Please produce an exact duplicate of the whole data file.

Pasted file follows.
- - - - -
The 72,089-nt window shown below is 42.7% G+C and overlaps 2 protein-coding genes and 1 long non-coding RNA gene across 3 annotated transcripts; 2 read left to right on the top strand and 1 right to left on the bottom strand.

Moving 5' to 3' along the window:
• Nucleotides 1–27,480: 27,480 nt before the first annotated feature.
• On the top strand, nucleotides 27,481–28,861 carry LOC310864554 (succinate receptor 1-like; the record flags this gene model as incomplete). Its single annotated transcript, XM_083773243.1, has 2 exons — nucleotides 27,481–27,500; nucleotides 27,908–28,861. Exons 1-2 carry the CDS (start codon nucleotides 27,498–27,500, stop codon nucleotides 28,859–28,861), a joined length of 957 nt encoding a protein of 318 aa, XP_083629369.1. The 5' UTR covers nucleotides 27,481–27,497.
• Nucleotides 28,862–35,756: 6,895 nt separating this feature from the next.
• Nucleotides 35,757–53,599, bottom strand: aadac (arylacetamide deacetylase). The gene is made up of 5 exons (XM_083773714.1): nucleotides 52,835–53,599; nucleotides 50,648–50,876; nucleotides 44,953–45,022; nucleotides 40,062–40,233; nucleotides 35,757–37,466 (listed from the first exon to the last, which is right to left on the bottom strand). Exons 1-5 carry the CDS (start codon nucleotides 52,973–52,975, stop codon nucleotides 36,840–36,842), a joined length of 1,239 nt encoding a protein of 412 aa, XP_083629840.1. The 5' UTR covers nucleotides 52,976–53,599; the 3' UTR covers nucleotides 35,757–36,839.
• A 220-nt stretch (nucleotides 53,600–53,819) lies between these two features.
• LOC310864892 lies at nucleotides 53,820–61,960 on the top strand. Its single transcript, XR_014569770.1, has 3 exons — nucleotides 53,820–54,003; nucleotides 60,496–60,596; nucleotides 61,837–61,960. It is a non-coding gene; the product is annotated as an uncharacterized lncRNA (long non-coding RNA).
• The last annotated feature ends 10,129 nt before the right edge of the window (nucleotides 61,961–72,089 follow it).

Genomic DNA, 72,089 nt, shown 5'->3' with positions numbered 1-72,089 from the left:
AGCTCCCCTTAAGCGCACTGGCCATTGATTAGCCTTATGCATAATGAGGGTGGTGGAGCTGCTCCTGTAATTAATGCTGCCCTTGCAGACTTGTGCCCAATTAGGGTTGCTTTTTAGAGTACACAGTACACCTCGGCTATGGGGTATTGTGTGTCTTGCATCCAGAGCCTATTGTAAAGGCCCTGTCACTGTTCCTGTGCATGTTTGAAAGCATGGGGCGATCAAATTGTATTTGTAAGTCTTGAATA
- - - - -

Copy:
The 72,089-nt window shown below is 42.7% G+C and overlaps 2 protein-coding genes and 1 long non-coding RNA gene across 3 annotated transcripts; 2 read left to right on the top strand and 1 right to left on the bottom strand.

Moving 5' to 3' along the window:
• Nucleotides 1–27,480: 27,480 nt before the first annotated feature.
• On the top strand, nucleotides 27,481–28,861 carry LOC310864554 (succinate receptor 1-like; the record flags this gene model as incomplete). Its single annotated transcript, XM_083773243.1, has 2 exons — nucleotides 27,481–27,500; nucleotides 27,908–28,861. Exons 1-2 carry the CDS (start codon nucleotides 27,498–27,500, stop codon nucleotides 28,859–28,861), a joined length of 957 nt encoding a protein of 318 aa, XP_083629369.1. The 5' UTR covers nucleotides 27,481–27,497.
• Nucleotides 28,862–35,756: 6,895 nt separating this feature from the next.
• Nucleotides 35,757–53,599, bottom strand: aadac (arylacetamide deacetylase). The gene is made up of 5 exons (XM_083773714.1): nucleotides 52,835–53,599; nucleotides 50,648–50,876; nucleotides 44,953–45,022; nucleotides 40,062–40,233; nucleotides 35,757–37,466 (listed from the first exon to the last, which is right to left on the bottom strand). Exons 1-5 carry the CDS (start codon nucleotides 52,973–52,975, stop codon nucleotides 36,840–36,842), a joined length of 1,239 nt encoding a protein of 412 aa, XP_083629840.1. The 5' UTR covers nucleotides 52,976–53,599; the 3' UTR covers nucleotides 35,757–36,839.
• A 220-nt stretch (nucleotides 53,600–53,819) lies between these two features.
• LOC310864892 lies at nucleotides 53,820–61,960 on the top strand. Its single transcript, XR_014569770.1, has 3 exons — nucleotides 53,820–54,003; nucleotides 60,496–60,596; nucleotides 61,837–61,960. It is a non-coding gene; the product is annotated as an uncharacterized lncRNA (long non-coding RNA).
• The last annotated feature ends 10,129 nt before the right edge of the window (nucleotides 61,961–72,089 follow it).

Genomic DNA, 72,089 nt, shown 5'->3' with positions numbered 1-72,089 from the left:
AGCTCCCCTTAAGCGCACTGGCCATTGATTAGCCTTATGCATAATGAGGGTGGTGGAGCTGCTCCTGTAATTAATGCTGCCCTTGCAGACTTGTGCCCAATTAGGGTTGCTTTTTAGAGTACACAGTACACCTCGGCTATGGGGTATTGTGTGTCTTGCATCCAGAGCCTATTGTAAAGGCCCTGTCACTGTTCCTGTGCATGTTTGAAAGCATGGGGCGATCAAATTGTATTTGTAAGTCTTGAATA